Moving from institutional dependence to entrepreneurialism. Creating and funding a collaborative research and practice development position

Philip Darbyshire, Maeve Downes, Carmel Collins, Susan Dyer

Research output: Contribution to journalArticlepeer-review

10 Citations (Scopus)


Aims of the paper. The paper describes the creation of, the rationale behind and the external funding of a collaborative research-clinical practice development position. The paper also demonstrates the benefits of nursing's collaboration with external funding bodies and the value of moving from our traditional position of assuming that 'the hospital' will always provide. Background. There is a constant refrain that nursing must become more 'research-based' and develop an active research culture. In harsh financial times however, funding for research development is scarce. Nurses can respond to this by bemoaning the lack of money or by taking an entrepreneurial approach, creating innovative project proposals that develop new partnerships and attract external funding. Discussion. Institutional support for clinical research is often more verbal than financial as most health care systems are experiencing extreme financial stringencies. Nurses need to reconsider the notion that every initiative must automatically be funded by the institution. In this paper we show how in a busy major hospital, clinicians and researchers collaborated to create and fund the kind of innovative research and practice development position that may be impossible to fund through existing budgets. Conclusion. With creativity and determination, nurses can challenge the orthodoxy that they are solely dependent on institutional funding. If there is a clear project vision, a convincing rationale, a strongly argued 'business case' and a passionate and persistent team, then innovative new projects and positions can be realized. Relevance to clinical practice. Developing clinical focused, practice based research is now a worldwide policy and practice imperative for nurses. Unfortunately, current levels of institutional funding are unlikely to support research promotion positions and initiatives. This paper outlines an approach to securing funding for research initiatives that can create exciting new positions and develop productive partnerships between researchers, clinicians and external agencies.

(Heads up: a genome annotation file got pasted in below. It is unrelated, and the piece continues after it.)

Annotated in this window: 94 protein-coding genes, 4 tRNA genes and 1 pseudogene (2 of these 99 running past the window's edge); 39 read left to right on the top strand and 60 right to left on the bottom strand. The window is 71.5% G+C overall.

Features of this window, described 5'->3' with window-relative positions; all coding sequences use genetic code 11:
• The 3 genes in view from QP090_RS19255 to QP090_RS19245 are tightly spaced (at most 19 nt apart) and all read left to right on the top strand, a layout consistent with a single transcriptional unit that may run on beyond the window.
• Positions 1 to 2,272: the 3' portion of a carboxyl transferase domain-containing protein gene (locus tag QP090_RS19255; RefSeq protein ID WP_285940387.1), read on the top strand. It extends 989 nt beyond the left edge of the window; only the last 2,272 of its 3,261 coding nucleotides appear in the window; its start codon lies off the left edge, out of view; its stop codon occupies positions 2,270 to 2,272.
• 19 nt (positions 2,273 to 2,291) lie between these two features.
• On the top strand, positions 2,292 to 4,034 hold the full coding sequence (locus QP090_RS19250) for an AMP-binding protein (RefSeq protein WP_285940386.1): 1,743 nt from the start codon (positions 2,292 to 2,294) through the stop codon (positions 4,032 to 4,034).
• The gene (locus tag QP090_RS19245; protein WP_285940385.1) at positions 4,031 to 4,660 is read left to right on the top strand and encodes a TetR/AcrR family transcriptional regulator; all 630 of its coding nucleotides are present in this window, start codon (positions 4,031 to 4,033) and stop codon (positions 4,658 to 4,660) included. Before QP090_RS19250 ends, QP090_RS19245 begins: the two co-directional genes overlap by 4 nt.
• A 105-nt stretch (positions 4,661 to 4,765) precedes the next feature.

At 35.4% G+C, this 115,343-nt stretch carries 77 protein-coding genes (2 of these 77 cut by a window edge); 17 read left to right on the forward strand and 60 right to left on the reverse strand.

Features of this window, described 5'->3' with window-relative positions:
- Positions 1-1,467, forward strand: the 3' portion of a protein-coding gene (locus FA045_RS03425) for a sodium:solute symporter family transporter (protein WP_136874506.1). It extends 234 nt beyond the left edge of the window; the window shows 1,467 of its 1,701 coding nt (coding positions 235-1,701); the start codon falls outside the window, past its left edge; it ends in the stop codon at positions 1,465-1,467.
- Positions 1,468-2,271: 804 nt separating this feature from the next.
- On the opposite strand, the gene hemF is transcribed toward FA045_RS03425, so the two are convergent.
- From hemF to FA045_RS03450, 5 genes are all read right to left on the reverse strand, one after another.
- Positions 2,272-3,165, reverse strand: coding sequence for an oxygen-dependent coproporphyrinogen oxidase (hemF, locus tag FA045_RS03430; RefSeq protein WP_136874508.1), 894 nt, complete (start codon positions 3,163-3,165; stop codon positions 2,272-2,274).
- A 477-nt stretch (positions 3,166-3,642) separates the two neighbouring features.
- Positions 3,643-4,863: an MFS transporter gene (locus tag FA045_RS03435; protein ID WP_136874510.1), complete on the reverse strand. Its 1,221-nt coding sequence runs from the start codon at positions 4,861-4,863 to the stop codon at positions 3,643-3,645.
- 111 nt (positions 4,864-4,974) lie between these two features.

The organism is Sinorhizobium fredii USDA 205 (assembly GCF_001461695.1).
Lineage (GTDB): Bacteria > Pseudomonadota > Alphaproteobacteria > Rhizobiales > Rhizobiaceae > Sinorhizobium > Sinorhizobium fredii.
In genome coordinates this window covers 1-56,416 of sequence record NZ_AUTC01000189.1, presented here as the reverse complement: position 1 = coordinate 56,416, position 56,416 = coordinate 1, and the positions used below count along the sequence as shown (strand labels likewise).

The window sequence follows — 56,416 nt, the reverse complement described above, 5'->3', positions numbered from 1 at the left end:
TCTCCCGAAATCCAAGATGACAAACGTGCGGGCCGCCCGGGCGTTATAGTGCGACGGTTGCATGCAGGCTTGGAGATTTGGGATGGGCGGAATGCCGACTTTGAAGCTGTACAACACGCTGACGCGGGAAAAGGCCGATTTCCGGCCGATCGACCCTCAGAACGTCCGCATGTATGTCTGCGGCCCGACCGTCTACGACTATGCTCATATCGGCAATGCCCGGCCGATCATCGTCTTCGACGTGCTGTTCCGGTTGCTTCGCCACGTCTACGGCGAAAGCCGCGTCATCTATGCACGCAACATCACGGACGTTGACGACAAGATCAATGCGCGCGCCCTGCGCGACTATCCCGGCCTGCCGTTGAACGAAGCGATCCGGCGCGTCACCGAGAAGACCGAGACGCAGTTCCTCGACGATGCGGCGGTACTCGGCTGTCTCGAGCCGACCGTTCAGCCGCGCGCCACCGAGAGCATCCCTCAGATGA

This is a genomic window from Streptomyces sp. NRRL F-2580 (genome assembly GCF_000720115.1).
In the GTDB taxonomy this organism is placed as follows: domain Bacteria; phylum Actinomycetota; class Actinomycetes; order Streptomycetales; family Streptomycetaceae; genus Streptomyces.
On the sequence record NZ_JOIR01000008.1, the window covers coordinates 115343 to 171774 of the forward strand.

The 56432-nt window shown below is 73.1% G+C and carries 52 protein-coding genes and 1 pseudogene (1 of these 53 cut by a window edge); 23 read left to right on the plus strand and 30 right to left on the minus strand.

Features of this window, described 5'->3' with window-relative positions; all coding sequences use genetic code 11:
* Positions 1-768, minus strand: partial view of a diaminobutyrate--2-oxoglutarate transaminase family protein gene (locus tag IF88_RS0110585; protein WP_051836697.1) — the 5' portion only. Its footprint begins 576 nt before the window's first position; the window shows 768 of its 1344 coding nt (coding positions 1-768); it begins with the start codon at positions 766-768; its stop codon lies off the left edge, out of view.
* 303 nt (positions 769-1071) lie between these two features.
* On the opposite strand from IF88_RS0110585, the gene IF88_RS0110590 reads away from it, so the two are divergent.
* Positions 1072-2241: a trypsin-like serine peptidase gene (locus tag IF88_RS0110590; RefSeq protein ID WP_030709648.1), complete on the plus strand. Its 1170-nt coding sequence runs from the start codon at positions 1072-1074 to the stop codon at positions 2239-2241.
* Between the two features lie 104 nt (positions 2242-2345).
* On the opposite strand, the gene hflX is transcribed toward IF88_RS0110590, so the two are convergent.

Original languageEnglish
Pages (from-to)926-934
Number of pages9
JournalJournal of Clinical Nursing
Issue number8 A
Publication statusPublished - Sept 2005
Externally publishedYes


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